The head of the Texas Oil and Gas Association told a conference on the Eagle Ford Shale sponsored by San Antonio's Hispanic Chamber of Commerce that the global escalating tariff and trade wars have begun to take their toll on the state's critical energy industry.
Todd Staples said not long after the 2016 crash in the price of oil, many companies which came out of that situation with a lot of debt are now struggling to deal with the trade wars, which have seen the global price of U.S. benchmark West Texas Intermediate crude oil fall by $20 a barrel in the past nine months.
"As we have continued to see costs continue to pick back up, it has been been a very difficult environment," Staples said. "We are seeing more mergers and acquisitions, we still see companies dealing with financial troubles at this price point."
Not only is oil the state's signature industry, but the fate of the energy industry impacts a variety of other critical economic sectors, from manufacturing, to trade to retail.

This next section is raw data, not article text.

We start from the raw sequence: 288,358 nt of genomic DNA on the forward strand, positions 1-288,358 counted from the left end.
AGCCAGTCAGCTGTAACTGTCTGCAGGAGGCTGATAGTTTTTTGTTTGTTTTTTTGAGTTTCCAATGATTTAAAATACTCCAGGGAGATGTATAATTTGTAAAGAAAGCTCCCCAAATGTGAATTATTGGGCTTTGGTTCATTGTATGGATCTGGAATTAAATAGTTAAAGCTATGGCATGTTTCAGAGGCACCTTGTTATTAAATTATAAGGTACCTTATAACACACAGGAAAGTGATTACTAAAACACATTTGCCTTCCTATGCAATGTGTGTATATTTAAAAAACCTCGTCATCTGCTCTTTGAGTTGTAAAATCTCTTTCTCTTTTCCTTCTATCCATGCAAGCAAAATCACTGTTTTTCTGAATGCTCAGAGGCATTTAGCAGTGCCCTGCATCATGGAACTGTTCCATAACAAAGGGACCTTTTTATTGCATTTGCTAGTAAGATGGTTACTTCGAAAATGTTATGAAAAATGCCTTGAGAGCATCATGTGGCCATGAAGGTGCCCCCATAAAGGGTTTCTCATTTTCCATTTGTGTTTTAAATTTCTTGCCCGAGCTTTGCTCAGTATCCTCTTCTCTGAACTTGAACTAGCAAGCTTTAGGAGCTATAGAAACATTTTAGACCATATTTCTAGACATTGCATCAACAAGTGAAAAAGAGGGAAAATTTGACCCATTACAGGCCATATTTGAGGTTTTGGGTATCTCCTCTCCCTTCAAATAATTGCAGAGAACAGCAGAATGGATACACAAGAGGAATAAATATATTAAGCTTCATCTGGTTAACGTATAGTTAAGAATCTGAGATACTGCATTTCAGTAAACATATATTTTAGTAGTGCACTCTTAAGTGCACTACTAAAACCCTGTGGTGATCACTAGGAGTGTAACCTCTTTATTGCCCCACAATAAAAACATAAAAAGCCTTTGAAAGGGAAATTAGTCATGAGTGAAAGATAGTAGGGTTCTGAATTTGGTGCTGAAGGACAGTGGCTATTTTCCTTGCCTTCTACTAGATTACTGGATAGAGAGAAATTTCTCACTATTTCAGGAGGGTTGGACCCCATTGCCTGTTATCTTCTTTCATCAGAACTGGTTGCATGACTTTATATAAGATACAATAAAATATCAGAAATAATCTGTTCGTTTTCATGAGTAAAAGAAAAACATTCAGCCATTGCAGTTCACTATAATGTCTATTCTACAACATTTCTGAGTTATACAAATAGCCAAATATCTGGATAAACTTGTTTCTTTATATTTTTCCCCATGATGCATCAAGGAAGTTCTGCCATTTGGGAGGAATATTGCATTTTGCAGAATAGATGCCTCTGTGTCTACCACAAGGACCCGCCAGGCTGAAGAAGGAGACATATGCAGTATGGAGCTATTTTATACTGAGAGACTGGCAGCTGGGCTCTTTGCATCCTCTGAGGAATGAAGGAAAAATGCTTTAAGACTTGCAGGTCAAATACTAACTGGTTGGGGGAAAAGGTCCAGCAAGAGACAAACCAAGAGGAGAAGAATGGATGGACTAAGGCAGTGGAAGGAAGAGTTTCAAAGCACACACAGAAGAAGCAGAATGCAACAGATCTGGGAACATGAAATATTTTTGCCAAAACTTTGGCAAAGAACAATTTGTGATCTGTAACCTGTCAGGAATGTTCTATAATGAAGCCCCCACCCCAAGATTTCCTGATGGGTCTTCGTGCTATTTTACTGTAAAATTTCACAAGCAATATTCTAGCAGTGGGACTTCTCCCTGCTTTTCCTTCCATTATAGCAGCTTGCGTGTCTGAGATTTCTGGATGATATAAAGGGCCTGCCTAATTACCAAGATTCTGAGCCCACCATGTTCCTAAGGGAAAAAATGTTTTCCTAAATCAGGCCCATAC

Some firms have begun to cap wells as the price fell to $55 a barrel, which, for some fracking firms, is too low for them to make a profit, despite major robotization and efficiencies which have been introduced into the industry since the 2016 crash. Teh Texas Workforce Commission reported job losses in the sector the past two months.
"And that should concern everyone, because oil and gas pays for our school system, it pays for our roads, it pays for our first responders," Staples said.
He said after the Obama Adminstration allowed U.S. crude oil to be exported, that has become a critical part of the industry's business model, meaning slowing trade due to tariffs and stagnating economies in some parts of the world have also added to the troubles facing Texas producers.
Staples said he is 'cautiously optimistic' that prices will begin to turn back up after the start of 2020.
"We certainly hope that the tariff issue is settled by then, so we have more stability and more certainty."